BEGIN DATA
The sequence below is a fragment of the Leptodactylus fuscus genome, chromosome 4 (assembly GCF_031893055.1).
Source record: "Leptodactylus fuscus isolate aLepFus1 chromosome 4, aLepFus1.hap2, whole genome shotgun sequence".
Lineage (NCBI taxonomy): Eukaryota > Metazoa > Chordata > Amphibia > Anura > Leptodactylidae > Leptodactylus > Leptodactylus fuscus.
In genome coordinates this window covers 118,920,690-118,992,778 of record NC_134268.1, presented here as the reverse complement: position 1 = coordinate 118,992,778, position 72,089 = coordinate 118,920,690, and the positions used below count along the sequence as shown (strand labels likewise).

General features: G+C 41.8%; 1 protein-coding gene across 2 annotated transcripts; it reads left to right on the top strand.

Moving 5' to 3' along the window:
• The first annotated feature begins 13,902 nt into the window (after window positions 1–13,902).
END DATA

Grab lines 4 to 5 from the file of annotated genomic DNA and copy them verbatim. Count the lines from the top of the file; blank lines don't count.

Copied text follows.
In genome coordinates this window covers 118,920,690-118,992,778 of record NC_134268.1, presented here as the reverse complement: position 1 = coordinate 118,992,778, position 72,089 = coordinate 118,920,690, and the positions used below count along the sequence as shown (strand labels likewise).

General features: G+C 41.8%; 1 protein-coding gene across 2 annotated transcripts; it reads left to right on the top strand.